Genesis 15:1-6 After these things the word of the Lord came to Abram in a vision, “Do not be afraid, Abram, I am your shield; your reward shall be very great.” 2 But Abram said, “O Lord God, what will you give me, for I continue childless, and the heir of my house is Eliezer of Damascus?” 3 And Abram said, “You have given me no offspring, and so a slave born in my house is to be my heir.” 4 But the word of the Lord came to him, “This man shall not be your heir; no one but your very own issue shall be your heir.” 5 He brought him outside and said, “Look toward heaven and count the stars, if you are able to count them.” Then he said to him, “So shall your descendants be.” 6 And he believed the Lord; and the Lord reckoned it to him as righteousness.

[sermon begins]

Right after Jesus’ lovely speech we just heard, Peter says, “Lord, are you telling this parable for us or for everyone?”[1]  It’s a classic question.  Is Jesus’ speech a general kind of “all y’all” or is Jesus talking to me?  As if I’ll fly under the radar just as long as I don’t make eye contact with Jesus on this one.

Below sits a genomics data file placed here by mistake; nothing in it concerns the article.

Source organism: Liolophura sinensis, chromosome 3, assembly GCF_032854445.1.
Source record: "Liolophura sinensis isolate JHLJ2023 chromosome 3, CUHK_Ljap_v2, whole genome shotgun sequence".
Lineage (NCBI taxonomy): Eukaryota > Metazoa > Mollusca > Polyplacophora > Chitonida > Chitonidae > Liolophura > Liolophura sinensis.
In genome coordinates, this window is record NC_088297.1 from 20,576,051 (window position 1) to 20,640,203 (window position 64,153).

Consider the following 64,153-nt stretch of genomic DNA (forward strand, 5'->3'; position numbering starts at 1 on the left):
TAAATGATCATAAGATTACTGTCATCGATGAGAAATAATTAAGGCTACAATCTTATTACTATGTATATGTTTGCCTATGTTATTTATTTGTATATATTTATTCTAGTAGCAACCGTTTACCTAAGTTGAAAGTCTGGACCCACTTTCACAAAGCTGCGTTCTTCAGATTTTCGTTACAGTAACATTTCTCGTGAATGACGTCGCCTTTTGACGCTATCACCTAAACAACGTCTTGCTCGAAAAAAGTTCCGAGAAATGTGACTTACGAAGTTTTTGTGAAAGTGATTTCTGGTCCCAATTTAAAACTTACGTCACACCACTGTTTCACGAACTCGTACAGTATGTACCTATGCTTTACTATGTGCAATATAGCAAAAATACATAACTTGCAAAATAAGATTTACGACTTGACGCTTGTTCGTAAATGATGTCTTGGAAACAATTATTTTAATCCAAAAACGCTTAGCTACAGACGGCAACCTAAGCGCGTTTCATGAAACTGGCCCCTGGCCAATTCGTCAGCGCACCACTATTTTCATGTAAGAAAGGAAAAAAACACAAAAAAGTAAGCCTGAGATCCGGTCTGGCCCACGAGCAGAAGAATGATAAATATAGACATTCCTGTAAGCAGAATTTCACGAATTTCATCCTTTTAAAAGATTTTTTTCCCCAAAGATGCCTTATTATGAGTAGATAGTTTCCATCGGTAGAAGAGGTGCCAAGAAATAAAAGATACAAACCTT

We don’t get to hear Peter’s reply to Jesus in the Bible reading today although it comes as the very next verse in Luke.  Jesus is still talking to the crowd of thousands.  In the verses just before ours today, he warns the crowds.  “Be on guard against all kinds of greed; for one’s life does not consist in the abundance of possessions.” He wraps up those verses telling them not to worry about their lives but to strive for the kingdom.

Right away, though, Jesus says:

“Do not be afraid, little flock, for it is your Father’s good pleasure to give you the kingdom.”

This is one of the challenges in the way we read the Bible Sunday-to-Sunday.  If left with the striving of last week’s verses, we could assume wrongly that striving is the whole plan.  It’s an easy move from striving to earning.  Earning God’s pleasure.  Earning God’s salvation.  And with earning comes deserving.  I deserve God’s pleasure.  I deserve God’s salvation.  Until, suddenly, I’m left wondering if I’ve strived enough, earned enough, and am deserving enough.